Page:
BNP leader faces jail for contempt

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MASERU — Basotho National Party (BNP) leader Thesele ‘Maseribane could be jailed for contempt of court for failing to convene a special conference in August.

So could the BNP secretary general Ranthomeng Matete and other members of the former ruling party’s executive committee.

This is after Justice ’Maseforo Mahase on Monday found that the BNP executive had disregarded a June 23 High Court judgment that ordered the executive to hold the special conference.

She said she was yet to write the judgment and would hand down the penalty at a later date.

In granting Molapo’s application on Monday, with the BNP executive committee noticeably absent, Justice Mahase told the court that she was tired of people who “act in contempt of court”.

“What country is this where people do not uphold the law, where decisions made by the courts are undermined?” Justice Mahase charged.

“Do these people think I’m a fool, that by sitting here I am wasting my time? Do they take me for a doll?”

According to Mahase, it was surprising that both parties had initially indicated that the matter was urgent only for them to now drag their feet.

“The two sides initially indicated that the matter was urgent. But suddenly some of them decide to act in contempt of the court. It seems this business is not of urgency anymore,” Justice Mahase said.

Justice Mahase had ordered the party’s executive committee to convene a new elective conference within 60 days of the judgment after she had declared the BNP’s
April elective conference “irregular, null and void”.

But the 60 days lapsed without the executive committee calling a conference or indicating that it was planning to hold one.

In papers filed at the High Court on August 31, Molapo who nurses ambitions to lead the former ruling party said ’Maseribane and his committee members should be “committed to jail” for failing to organise the party’s elective conference as ordered by Justice Mahase.

Molapo had challenged the legality of the April 25 – 27 conference that saw ’Maseribane elected BNP leader.

He replaced Metsing Lekhanya who was booted out last December after 11 tumultuous years in power.

Molapo was one of the seven candidates who were contesting for the party’s leadership position but pulled out of the race days before the conference.

He then filed an urgent application with the High Court seeking to block the conference.

His application was heard on the day of the conference.

The court ruled that since the conference was already in progress it must be allowed to proceed.

It however indicated that Molapo could still challenge its legality.

And when he did the court ruled in his favour and declared the conference “irregular, null and void”.

That ruling nullified the election of ’Maseribane and his committee.

According to Justice Mahase’s ruling the BNP executive committee was supposed to have held the new conference on or before August 27.

When that did not happen Molapo filed a notice to lodge a contempt of court application against ’Maseribane and his committee on August 31.

Molapo told the Lesotho Times this week that he was “on top of the stars” following Justice Mahase’s judgment.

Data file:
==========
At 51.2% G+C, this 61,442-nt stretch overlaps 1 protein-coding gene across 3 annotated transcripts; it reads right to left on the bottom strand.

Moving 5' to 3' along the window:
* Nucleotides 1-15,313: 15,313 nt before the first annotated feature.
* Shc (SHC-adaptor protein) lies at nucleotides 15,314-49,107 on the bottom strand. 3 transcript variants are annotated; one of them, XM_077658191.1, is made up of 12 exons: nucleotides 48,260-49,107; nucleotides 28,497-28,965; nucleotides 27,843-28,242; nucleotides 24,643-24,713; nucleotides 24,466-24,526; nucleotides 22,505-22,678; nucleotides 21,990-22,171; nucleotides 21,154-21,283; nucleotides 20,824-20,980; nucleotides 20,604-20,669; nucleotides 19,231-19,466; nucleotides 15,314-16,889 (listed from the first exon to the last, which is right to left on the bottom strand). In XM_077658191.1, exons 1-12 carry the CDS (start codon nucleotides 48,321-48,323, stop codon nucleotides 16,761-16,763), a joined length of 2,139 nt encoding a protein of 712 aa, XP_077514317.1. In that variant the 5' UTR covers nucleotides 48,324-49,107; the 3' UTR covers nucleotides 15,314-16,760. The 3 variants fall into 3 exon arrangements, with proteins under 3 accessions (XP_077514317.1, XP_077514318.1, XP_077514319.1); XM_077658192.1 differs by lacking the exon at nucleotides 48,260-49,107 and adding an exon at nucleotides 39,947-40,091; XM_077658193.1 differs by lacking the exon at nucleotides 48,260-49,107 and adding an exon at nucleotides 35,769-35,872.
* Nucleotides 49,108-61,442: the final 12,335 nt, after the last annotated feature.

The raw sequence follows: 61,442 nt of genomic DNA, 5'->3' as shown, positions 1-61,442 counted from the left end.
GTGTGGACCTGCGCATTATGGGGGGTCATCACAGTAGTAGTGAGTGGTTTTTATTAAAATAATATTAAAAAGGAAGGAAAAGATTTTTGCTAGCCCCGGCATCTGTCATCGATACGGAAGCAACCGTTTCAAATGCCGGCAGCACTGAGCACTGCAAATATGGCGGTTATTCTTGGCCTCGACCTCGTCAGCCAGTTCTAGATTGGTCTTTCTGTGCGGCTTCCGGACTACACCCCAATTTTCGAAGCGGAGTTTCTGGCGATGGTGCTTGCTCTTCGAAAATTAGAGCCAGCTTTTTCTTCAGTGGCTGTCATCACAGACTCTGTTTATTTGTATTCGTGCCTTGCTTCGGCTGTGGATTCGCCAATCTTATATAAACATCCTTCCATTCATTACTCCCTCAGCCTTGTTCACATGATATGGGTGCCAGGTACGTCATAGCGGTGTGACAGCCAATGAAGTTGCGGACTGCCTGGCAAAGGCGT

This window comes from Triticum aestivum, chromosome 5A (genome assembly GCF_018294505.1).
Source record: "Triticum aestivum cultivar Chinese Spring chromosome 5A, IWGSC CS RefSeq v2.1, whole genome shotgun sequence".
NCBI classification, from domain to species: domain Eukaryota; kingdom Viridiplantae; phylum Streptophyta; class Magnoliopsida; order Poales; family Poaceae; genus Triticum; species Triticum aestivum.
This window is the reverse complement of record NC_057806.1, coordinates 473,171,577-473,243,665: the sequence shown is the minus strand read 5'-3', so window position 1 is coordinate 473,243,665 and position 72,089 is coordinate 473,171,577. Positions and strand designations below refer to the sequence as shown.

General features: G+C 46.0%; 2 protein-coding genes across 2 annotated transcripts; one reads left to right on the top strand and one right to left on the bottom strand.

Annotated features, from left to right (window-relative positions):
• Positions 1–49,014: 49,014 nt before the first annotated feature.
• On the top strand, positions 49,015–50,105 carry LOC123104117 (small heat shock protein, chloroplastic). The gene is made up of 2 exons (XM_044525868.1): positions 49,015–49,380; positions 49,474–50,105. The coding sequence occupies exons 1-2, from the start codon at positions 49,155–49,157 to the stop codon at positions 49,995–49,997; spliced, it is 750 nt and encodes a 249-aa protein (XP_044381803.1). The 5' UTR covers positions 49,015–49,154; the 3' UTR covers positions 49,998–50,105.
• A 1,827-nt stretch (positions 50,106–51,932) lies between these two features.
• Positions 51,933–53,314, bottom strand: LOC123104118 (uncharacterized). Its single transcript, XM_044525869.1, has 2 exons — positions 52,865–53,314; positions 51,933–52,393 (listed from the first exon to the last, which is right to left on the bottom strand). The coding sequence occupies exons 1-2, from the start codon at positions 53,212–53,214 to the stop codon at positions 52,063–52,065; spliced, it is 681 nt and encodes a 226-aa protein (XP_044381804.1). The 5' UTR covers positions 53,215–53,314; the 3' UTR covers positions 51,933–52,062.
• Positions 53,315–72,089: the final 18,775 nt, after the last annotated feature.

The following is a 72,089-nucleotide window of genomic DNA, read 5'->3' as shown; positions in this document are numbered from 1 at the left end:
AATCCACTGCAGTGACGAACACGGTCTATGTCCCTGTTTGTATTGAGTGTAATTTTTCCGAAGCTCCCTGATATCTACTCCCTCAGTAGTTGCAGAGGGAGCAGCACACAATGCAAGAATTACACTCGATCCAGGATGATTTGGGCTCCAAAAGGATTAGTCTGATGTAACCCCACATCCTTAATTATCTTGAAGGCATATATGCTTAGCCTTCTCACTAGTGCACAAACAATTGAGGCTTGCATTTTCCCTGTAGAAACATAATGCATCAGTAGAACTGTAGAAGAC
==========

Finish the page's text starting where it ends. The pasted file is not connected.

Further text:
“I have at long last been vindicated. I will appreciate any penalty. I will whole-heartedly accept it if those people were to be jailed,” Molapo said of the BNP executive
committee.

“This will also serve as a lesson to those who undermined me to tread carefully and start respecting me.”

Molapo also warned ‘Maseribane and his colleagues against hoping to maneuver their way out of the judgment by seeking an appeal.

“I hope they will not be misled into falling into another ditch of attempting to subvert the law by lingering on the fake hope of seeking an appeal against the judgment,”
Molapo said.

Meanwhile ‘Maseribane told this paper yesterday that the BNP executive was not going to“take this matter lying down”.

“We’re at the Court of Appeal as we speak. We’re here to seek an appeal to Justice Mahase’s Monday’s judgment,” ’Maseribane said.

“How has she found us to be guilty for contempt of court? On what grounds has the judge based her ruling?”

According to ‘Maseribane, Justice Mahase was biased in her ruling because the BNP executive had provided reasons why it had not convened the conference in question.

“In our replying affidavit to Majara Molapo’s contempt of court application, we provided reasons why the conference was not convened,” Maseribane said.

“We were never given a platform to state our case. But all of a sudden we are found to be in contempt of court.”

“Courts have the responsibility to assess all sides before issuing judgments, but obviously not in this case. Is there any justice in this matter?”

Matete said he was shocked to hear of Monday’s judgment because “we were not even aware it would be handed over”.

“We have no idea how Justice Mahase could issue a judgment when we did not even know that she would be doing it on the day,” Matete said.

“We’re here to seek an appeal against the judgment, for the Appeal Court to explain her decision and what it means.”

However, a notice of a “set down” dated September 27 which appears to have been received and signed for by the BNP legal team, K E M Chambers on September 27 and seen by the Lesotho Times, indicates that the BNP executive knew of the court’s sitting on October 3.

“Kindly take notice that the above matter has been set down for hearing on 3rd October 2011 at 08:30 am or soon thereafter as the matter may conveniently be heard,” the notice reads.

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